But on a broader scale, United’s new plan is a sign of how the airline industry is changing, which might work out in favor of passengers. So let us prepare ourselves for this impending change.
First, let’s unpack what United’s “Basic Economy” fare is, because a flashy headline about an airline charging for overhead space doesn’t tell the whole story. This new ticket option is less expensive than a standard Economy ticket (which you can still buy for the usual price), you are just paying the difference by giving up some amenities:
- Travelers can bring one personal item but cannot bring carry-on luggage.
- Travelers cannot pick their seat.
- Travelers must wait until the last boarding group.
In other words, you aren’t paying more for overhead space, you’re just paying less to get less (Delta Air Lines has a similar option). For some people, this could be an enticing offer. We all fly for different reasons, and students looking to budget or anyone who isn’t on a time crunch might find the savings valuable. If that’s not for you, just stick with the regular Economy ticket.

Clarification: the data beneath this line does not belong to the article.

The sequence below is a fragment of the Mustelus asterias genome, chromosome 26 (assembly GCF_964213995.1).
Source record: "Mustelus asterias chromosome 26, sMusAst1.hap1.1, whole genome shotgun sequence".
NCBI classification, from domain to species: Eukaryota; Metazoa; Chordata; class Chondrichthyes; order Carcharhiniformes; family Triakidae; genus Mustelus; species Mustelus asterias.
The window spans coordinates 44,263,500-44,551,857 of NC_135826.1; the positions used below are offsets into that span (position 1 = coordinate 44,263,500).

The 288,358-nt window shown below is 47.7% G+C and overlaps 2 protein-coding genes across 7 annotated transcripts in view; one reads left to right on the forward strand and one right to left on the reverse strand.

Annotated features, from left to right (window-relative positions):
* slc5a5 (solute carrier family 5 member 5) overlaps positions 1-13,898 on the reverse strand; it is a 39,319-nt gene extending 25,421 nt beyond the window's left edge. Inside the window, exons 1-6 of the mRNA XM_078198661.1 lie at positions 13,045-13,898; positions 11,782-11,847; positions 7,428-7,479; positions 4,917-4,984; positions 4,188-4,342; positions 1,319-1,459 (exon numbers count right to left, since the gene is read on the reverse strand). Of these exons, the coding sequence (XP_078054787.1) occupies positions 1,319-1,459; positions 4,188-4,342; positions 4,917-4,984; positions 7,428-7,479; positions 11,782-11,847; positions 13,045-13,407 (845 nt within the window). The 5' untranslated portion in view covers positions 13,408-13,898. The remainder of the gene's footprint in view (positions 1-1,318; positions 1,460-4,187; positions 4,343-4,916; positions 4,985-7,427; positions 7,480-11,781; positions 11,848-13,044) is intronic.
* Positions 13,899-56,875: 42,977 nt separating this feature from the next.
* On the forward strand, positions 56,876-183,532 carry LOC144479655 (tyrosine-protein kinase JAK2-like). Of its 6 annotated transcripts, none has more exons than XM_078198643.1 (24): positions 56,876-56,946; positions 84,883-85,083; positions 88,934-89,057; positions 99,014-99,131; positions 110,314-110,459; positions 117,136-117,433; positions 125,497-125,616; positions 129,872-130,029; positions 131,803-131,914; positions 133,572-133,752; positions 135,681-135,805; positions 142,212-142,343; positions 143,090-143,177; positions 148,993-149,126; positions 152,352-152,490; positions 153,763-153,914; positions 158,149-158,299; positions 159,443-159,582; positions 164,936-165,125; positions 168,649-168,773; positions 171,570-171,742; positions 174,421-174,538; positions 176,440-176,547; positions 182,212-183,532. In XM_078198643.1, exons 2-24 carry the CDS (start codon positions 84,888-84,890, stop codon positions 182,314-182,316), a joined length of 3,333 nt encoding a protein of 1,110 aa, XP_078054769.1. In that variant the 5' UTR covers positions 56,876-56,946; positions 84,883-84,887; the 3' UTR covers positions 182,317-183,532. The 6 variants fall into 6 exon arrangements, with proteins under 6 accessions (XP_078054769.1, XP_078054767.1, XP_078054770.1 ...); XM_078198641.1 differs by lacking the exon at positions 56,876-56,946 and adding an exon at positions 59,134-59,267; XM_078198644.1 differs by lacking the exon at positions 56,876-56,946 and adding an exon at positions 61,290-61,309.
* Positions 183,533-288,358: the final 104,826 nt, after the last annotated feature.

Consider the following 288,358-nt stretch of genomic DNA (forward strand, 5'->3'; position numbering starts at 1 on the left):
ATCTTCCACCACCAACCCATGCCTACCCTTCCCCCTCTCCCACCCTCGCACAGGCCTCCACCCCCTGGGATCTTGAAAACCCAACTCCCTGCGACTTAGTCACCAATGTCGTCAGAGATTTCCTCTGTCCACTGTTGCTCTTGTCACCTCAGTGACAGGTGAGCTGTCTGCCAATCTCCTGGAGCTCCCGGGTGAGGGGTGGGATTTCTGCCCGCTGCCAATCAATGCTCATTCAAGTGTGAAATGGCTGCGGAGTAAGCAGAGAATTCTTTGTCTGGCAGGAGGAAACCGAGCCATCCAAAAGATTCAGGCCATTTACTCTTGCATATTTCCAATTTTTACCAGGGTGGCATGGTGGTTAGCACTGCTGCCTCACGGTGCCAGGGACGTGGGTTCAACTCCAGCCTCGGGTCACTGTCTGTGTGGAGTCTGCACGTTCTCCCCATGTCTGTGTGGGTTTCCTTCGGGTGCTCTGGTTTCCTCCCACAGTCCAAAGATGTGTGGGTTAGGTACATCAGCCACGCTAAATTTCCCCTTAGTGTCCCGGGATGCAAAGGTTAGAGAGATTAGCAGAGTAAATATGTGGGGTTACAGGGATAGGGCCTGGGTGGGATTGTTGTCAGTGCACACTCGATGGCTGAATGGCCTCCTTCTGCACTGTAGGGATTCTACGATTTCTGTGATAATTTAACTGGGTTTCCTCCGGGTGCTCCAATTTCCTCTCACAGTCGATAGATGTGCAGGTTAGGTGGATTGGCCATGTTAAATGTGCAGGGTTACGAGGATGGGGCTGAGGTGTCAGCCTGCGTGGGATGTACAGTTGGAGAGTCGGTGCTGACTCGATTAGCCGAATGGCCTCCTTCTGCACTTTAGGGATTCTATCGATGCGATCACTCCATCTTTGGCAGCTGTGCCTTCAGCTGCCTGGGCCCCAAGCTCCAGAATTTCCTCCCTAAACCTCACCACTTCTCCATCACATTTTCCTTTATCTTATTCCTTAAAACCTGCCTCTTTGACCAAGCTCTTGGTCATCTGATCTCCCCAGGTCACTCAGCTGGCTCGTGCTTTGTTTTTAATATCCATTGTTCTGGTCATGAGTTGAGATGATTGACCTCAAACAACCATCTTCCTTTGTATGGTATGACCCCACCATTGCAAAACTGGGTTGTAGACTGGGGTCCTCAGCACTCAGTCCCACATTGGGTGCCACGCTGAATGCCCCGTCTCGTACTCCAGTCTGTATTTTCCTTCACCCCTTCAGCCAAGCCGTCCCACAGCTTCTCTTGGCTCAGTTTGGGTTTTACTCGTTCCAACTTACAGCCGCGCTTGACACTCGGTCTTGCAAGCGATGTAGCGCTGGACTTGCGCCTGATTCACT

That’s the beauty – you have a choice now.
Empowering the Passenger
The idea here is to compete with the likes of Spirit and Frontier Airlines for their affordable airfare. Those airlines go by the a-la-carte system, so you are paying specifically for what you want. That could be assigned seating, checked and carry-on bags, or printing your boarding passes ahead of time.
Most airlines have everything baked into one fee, so you don’t ever think about overhead storage, seating position or “complimentary” food and drinks as extras.
The outrage aimed at United and other airlines for these pay-per-service systems seems a little misguided. The option is there if you want it, but, as of now, it will have no effect on most of us. And with the current state of the industry, these options will most likely become more prevalent sooner rather than later.
So if you ever see a headline that calls out an airline for committing an injustice to customers, do a little more digging before denouncing that airline. Watch for more airlines adding no-frills options in the coming year to compete with the changing industry. We’ll just have to wait and see how it affects us as passengers, if at all.
Have you tried any of the low-fare options when flying? Let us know your experience in the comments below.